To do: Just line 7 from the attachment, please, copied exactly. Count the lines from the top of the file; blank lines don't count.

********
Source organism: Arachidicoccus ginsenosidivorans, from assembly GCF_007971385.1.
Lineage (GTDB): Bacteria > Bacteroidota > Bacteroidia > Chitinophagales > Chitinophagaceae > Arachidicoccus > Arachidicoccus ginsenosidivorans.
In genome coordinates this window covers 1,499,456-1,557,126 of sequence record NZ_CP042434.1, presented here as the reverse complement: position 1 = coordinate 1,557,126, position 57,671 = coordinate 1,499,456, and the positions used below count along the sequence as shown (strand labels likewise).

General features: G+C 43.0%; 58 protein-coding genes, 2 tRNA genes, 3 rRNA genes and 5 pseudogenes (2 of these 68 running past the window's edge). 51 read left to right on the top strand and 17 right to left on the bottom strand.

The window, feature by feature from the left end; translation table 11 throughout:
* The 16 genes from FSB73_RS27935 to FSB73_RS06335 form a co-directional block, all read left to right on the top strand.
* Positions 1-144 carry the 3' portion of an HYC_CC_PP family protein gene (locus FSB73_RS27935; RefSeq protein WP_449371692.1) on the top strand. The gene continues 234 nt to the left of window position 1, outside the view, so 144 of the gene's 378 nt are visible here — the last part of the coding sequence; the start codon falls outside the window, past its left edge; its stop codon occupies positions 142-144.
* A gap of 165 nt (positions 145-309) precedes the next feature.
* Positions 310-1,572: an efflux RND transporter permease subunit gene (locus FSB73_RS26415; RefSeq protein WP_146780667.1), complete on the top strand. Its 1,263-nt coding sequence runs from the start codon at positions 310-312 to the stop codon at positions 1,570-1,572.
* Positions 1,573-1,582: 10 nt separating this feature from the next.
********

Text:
* Positions 1-144 carry the 3' portion of an HYC_CC_PP family protein gene (locus FSB73_RS27935; RefSeq protein WP_449371692.1) on the top strand. The gene continues 234 nt to the left of window position 1, outside the view, so 144 of the gene's 378 nt are visible here — the last part of the coding sequence; the start codon falls outside the window, past its left edge; its stop codon occupies positions 142-144.